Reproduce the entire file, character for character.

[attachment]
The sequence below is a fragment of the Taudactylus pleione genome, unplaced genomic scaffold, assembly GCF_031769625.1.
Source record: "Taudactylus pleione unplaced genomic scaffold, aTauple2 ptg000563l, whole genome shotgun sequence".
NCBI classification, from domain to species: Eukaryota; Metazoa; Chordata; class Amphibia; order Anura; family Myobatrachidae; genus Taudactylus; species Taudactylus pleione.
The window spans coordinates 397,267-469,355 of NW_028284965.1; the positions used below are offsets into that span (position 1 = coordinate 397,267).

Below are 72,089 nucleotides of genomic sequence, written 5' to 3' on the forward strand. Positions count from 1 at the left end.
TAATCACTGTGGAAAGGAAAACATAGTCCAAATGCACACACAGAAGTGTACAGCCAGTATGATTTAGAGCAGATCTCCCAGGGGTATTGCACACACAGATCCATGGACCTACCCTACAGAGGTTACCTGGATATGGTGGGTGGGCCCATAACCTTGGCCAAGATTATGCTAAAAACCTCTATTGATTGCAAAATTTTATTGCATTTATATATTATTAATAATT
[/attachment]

The sequence below is a fragment of the Taudactylus pleione genome, unplaced genomic scaffold, assembly GCF_031769625.1.
Source record: "Taudactylus pleione unplaced genomic scaffold, aTauple2 ptg000563l, whole genome shotgun sequence".
NCBI classification, from domain to species: Eukaryota; Metazoa; Chordata; class Amphibia; order Anura; family Myobatrachidae; genus Taudactylus; species Taudactylus pleione.
The window spans coordinates 397,267-469,355 of NW_028284965.1; the positions used below are offsets into that span (position 1 = coordinate 397,267).

Below are 72,089 nucleotides of genomic sequence, written 5' to 3' on the forward strand. Positions count from 1 at the left end.
TAATCACTGTGGAAAGGAAAACATAGTCCAAATGCACACACAGAAGTGTACAGCCAGTATGATTTAGAGCAGATCTCCCAGGGGTATTGCACACACAGATCCATGGACCTACCCTACAGAGGTTACCTGGATATGGTGGGTGGGCCCATAACCTTGGCCAAGATTATGCTAAAAACCTCTATTGATTGCAAAATTTTATTGCATTTATATATTATTAATAATT